A four-hour town hall discussion, held Nov. 4 in the Little Theater at Oak Park and River Forest High School provided community members, and those affiliated with the Starz documentary series America to Me, an opportunity to evaluate, reassess, vent and speak their various truths about the production — the 10th and final episode of which aired on Oct. 28.

The town hall was divided into five different panel discussions, respectively featuring parents, current and former students, educators and filmmakers — most of whom played a role in America to Me.

The event was sponsored by the New York Times (whose national correspondent, John Eligon, moderated the first and last panels), the Oak Park-based E-Team, OPRF High School, Participant Media and the MacArthur Foundation.

The following are oral accounts given that Sunday from some of the people who were involved in the filming. This is the second of a two-part series. These excerpts have been edited for clarity:

Ke’Shawn Kumsa

Kumsa, the charismatic but vulnerable student in Jessica Stovall’s class, is still as alienated from Oak Park as he was in the film. During the panel he participated in, Kumsa said he still doesn’t consider Oak Park to be his community. He did, however, praise some of his former teachers.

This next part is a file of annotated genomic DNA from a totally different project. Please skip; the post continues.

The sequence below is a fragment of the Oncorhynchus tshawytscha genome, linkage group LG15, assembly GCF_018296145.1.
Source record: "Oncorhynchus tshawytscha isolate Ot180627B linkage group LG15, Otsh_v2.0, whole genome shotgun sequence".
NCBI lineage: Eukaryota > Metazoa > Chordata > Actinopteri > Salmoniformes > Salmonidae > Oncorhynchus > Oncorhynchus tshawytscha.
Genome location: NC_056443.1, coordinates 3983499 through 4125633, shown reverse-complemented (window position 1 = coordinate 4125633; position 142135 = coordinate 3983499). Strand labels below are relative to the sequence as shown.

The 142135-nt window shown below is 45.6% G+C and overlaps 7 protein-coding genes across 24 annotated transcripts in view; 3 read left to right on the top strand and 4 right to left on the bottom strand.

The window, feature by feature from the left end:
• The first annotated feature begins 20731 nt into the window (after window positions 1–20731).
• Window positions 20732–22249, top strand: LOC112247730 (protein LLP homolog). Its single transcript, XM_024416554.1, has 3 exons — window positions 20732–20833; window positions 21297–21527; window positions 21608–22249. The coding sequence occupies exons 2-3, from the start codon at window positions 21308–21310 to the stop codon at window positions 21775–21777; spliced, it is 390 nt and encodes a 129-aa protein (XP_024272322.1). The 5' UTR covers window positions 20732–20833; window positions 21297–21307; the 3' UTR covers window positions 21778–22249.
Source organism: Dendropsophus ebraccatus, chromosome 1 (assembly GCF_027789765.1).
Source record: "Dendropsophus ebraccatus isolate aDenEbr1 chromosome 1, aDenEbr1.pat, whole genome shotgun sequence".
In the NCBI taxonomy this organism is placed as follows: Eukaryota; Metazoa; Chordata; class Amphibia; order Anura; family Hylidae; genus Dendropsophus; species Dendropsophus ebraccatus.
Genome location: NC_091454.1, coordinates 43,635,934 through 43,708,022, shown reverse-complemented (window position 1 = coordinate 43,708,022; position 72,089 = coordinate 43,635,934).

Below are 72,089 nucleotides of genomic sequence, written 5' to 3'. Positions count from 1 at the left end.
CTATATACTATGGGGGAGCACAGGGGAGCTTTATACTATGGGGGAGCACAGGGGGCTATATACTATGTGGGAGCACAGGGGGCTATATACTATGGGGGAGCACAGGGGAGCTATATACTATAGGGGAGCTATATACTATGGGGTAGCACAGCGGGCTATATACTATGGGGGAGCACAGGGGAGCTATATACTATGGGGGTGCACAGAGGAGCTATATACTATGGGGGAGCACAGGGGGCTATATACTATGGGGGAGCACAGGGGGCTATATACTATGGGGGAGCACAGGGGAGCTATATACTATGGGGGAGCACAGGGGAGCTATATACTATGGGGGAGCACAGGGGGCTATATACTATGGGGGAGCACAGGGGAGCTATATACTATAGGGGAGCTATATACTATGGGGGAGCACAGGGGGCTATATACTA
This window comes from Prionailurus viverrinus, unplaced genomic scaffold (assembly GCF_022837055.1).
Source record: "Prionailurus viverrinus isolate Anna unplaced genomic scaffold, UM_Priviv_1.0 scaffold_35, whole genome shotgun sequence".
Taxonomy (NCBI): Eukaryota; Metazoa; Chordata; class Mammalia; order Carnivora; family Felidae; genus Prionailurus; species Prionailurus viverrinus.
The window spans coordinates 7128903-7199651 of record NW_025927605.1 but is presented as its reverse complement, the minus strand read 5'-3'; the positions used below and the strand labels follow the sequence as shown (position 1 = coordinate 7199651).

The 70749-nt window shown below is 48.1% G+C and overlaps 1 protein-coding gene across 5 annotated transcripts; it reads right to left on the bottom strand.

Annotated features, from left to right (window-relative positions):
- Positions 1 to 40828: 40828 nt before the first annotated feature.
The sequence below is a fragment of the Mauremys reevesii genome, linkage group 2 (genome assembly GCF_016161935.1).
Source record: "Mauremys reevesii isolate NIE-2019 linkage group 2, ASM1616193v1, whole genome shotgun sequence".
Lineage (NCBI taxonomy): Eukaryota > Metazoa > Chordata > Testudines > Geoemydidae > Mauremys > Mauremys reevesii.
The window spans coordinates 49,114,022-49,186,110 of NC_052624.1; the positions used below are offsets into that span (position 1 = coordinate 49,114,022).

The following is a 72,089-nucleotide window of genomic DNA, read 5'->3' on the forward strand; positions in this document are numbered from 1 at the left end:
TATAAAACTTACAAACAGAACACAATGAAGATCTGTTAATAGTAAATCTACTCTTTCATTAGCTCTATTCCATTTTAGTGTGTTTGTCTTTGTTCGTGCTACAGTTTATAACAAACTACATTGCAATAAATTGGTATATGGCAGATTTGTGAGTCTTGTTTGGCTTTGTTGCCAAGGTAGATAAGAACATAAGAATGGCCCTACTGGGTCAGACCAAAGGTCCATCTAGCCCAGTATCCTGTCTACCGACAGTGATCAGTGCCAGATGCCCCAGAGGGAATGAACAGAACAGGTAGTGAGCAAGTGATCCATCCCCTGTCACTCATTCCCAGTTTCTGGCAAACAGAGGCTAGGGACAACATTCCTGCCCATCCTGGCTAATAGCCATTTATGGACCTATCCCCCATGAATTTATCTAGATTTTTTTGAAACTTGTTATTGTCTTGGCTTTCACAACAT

I think it’s important that we have safe spaces. To be at this school, you need someone to identify with or an activity. Like Charles stated in the second episode, in order to survive, you have to have something.

My aunt told me that you need somebody who is going to help you out, somebody who sees something in you that you don’t, somebody like Ms. Stovall, Mr. [Anthony] Clark. … You gotta have something to work for. You can’t just give up. At one point I was ready to give it up, but I had people who saw something I didn’t.

Charles Donalson

Donalson, the brilliant poet, is still in Oak Park, based on numerous accounts of community members who have seen him around town. Donalson spoke about how central OPRF’s Spoken Word Club was to his high school experience.

Honestly, without Spoken Word Club, there’s no way I would’ve graduated high school. I’m being completely honest. It’s not because I don’t like doing school work. It’s just because Oak Park isn’t set up for people like me or Jada or Ke’Shawn or anyone who is a person of color. Thank God I found Spoken Word and a love for writing poetry, but at the same time, if I hadn’t, y’all wouldn’t know my name. You have to find something in order to survive and that’s just not how it should be.